What are the rules for annotating accidentals in atonal scores, especially in 12-tone row compositions? For instance, if you use F sharp once, should that note always be scored as F sharp and never as G flat? Should the rule "sharps up, flats down" be followed, and if so, strictly or loosely? Are there any other rules?


3 Answers 3


You would typically stick to all sharps or all flats to keep the rows identifiable in your composition. Whatever your prime tone row is, those 12 notes should be in every row with the same spelling.

The 12 tone rows when being created are just enumerated notes so the typical ideas of like "sharps up, flats down" don't mean much. The focus is much more on the transformations like inversions, retrograde, retrograde-inversions.

  • 1
    This seems to make sense-- using a mixture of spellings depending on "context" would imply a relationship between a tone and the preceding one that wouldn't be expected in serial compositions.
    – Theodore
    Dec 28, 2022 at 20:39
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    Sticking to all sharps or all flats in your matrix makes some sense, though this certainly isn't a requirement. But on the score, this would lead to heartache and woe. You should be focusing on making the score maximally readable for the performer, not easily analyzable for the theorist. That means avoiding spellings that create augmented or diminished intervals whenever possible.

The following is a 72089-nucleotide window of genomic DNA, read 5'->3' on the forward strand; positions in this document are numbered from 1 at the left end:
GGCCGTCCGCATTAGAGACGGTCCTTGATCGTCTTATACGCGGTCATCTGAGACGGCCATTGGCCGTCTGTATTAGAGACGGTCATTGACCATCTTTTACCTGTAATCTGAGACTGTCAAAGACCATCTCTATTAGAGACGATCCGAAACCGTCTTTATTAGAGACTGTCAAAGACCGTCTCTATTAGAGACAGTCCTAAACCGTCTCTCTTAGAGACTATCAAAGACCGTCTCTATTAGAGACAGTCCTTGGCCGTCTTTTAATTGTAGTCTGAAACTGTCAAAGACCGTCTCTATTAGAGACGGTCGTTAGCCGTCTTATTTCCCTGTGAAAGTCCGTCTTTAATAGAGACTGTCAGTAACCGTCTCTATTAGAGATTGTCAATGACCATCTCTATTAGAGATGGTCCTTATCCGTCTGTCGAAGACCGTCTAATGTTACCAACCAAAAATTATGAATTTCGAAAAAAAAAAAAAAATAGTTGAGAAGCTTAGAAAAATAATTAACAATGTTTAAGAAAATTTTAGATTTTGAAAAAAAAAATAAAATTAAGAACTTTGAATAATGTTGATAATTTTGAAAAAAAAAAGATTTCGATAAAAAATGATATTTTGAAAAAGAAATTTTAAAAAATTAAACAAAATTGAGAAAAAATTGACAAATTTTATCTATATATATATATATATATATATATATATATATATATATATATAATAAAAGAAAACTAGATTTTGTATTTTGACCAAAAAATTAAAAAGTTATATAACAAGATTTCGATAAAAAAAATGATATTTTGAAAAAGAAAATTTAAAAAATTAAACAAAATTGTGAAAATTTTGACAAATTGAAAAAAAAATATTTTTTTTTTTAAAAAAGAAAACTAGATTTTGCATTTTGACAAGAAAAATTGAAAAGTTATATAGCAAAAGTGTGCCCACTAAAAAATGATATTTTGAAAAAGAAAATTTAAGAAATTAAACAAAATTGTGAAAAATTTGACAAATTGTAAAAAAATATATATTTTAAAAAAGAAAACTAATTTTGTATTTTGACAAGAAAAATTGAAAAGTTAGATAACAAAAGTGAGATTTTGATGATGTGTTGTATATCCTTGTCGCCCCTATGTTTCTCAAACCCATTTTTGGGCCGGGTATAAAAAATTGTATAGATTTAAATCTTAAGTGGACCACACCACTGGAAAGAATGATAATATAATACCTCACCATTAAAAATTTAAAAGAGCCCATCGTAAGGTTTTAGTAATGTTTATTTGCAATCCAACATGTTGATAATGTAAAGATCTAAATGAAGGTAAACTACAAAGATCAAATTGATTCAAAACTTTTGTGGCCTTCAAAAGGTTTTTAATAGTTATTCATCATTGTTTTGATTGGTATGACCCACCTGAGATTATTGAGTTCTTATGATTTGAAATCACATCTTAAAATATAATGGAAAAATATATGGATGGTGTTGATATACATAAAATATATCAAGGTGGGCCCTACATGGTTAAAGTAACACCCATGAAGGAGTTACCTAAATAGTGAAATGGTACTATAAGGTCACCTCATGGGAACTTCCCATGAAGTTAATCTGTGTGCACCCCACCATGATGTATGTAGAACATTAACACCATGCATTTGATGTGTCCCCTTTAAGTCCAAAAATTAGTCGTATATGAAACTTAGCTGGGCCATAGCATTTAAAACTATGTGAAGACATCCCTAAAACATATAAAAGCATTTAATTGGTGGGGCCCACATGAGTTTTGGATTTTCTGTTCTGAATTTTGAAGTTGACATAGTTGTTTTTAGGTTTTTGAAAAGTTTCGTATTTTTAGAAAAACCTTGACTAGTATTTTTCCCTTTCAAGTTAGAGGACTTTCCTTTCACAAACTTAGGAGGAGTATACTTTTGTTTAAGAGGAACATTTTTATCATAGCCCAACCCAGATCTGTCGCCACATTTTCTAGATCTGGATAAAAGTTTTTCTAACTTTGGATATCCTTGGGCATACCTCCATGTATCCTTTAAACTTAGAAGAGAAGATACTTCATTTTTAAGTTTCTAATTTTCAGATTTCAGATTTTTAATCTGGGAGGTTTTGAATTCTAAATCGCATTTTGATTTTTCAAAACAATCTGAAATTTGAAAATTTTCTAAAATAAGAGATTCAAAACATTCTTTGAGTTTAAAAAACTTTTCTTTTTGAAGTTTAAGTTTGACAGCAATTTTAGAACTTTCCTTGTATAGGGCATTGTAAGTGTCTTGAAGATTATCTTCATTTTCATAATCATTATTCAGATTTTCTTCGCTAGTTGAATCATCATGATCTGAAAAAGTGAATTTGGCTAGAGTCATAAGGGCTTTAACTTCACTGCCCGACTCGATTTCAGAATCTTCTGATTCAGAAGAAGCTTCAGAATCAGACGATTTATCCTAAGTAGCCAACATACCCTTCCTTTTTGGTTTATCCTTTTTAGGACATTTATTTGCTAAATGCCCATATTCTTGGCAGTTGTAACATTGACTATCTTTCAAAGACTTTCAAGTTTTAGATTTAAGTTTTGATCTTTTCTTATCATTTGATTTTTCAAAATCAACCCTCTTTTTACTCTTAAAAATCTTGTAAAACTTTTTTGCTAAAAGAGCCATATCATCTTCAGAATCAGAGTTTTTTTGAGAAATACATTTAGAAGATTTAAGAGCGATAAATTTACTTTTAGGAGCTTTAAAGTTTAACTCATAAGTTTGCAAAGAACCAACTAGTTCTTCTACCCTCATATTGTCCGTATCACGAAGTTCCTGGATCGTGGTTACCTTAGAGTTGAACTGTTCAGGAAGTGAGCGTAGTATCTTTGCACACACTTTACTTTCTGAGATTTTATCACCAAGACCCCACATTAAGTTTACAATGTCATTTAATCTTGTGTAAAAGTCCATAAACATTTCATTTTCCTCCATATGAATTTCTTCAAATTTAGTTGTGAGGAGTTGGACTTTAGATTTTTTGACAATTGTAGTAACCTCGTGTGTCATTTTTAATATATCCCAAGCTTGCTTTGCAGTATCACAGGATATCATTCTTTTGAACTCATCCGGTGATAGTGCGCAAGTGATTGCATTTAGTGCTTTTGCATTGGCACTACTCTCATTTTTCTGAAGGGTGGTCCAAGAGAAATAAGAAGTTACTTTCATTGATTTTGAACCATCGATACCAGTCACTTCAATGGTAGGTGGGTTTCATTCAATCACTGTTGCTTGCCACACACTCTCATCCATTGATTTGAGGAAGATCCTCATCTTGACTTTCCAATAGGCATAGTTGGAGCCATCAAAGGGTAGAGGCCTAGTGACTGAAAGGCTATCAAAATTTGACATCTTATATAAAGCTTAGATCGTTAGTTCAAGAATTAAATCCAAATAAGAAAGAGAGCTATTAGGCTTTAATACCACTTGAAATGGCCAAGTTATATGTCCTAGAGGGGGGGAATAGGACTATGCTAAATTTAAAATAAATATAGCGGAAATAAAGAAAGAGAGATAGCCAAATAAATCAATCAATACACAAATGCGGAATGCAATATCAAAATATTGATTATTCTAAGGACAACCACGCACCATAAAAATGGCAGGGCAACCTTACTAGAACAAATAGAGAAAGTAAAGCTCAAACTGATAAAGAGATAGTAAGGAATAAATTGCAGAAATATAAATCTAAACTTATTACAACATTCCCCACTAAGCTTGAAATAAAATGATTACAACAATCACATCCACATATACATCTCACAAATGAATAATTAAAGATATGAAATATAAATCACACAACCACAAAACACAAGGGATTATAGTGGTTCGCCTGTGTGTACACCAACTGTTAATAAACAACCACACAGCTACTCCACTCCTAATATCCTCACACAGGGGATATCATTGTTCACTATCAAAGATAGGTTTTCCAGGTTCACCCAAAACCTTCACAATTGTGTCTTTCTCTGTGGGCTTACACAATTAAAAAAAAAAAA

– ibonyun
    Dec 28, 2022 at 23:40
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    @ibonyun is spot on. Once the row goes through transformations, it's much easier to read when adhering to principles outlines in When to use flat or sharp in atonal music / accidentals rules for atonality?. Even the prime row itself may benefit from including both sharps and flats. For example, the segment [2 6 5 1] may well be easier to read as [D F# F Db] than [D F# F C#].
    – Aaron
    Dec 29, 2022 at 3:29

It's not even necessary for the same note to have the same note in a tonal piece! It will depend on what function that note is playing. A quick example - G♯ as part of an E chord leading to Am will have to have the same sounding note written as A♭ when, in the same piece, it's part of an Fm chord.

From a reader's point of view, it does make sense to keep to sharps or flats, but that's not always technically possible - guitarists may argue that one! But, writing the dots for others necessitates making what's written as easy to read, if occasionally technically incorrect, to win.


Atonal music can be very hard to read. It makes sense to make it easier for the musicians and change notes enharmonically to produce something that looks more like tonal music. There is no need to be dogmatic about about always spelling a particular note the same way. The rule "sharps up, flats down" can be very useful.

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